A little over a week ago I received a call from BVU. My adviser had nominated me to be one of the two junior class marshals for this year. I had never heard of such a thing. Apparently, it’s a big deal. They pick 2 students from the junior class, one from the regular studies and one from the on-line program. They have to have a 4.0 gpa (good thing I haven’t taken my math class yet!). The marshals lead the seniors in at graduation and they have to be on-campus in western Iowa for a day in late August, too. I can’t remember the reason for that – some ceremony or something. The graduation day thing is a two day commitment, but everything is paid for. The best thing is that it comes with a $1000 scholarship. So, all I had to do was submit a resume and then wait and see if I made it through the screening process and would receive a phone call from the selection committee.
Except, I didn’t have a resume.
So, I tried to make one. It was pathetic. Forty-five years of living and it was all condensed into about 3”. I feel like I have lived a full life, but apparently it doesn't translate well to paper.
My adviser had told me that the Newton campus hosted a resume and job search center. I discovered when I went that it was actually paid for by Goodwill Industries. I had no idea that they did stuff like this. Totally free. I don’t think it is only for students, either. It took me 2 trips – and Newton is 45 min. away. I got there and discovered they weren’t going to open for another 3 hours. Grrr…. I went back that afternoon and came out of there with a really cool resume. The gal there is a former teacher. She was able to take all these different aspects of my life and put them onto paper that made it look like I have really lived- even my experiences in parenting Ben and adopting out of foster care. Actually, we had a really nice conversations. She adopted her nieces out of foster care and both had RAD and she went through quite a bit with them, too.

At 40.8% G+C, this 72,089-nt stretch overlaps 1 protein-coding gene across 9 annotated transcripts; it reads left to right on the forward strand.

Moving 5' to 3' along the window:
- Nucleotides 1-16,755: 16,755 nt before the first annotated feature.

So, I submitted the resume and now I just wait to see if I receive a phone call this week. I guess, to be honest, I’m kind of neutral on the whole thing. The honor would be nice and so would the money. But it will take some time and right now, time is my most valuable commodity. If I am selected I’ve been trying to figure out if there is a non-bragging way to announce it on Facebook. I don’t think there is! So, my blog will be as close as I probably get.
As all the actors say at Oscar time, “It’s just an honor to be nominated!”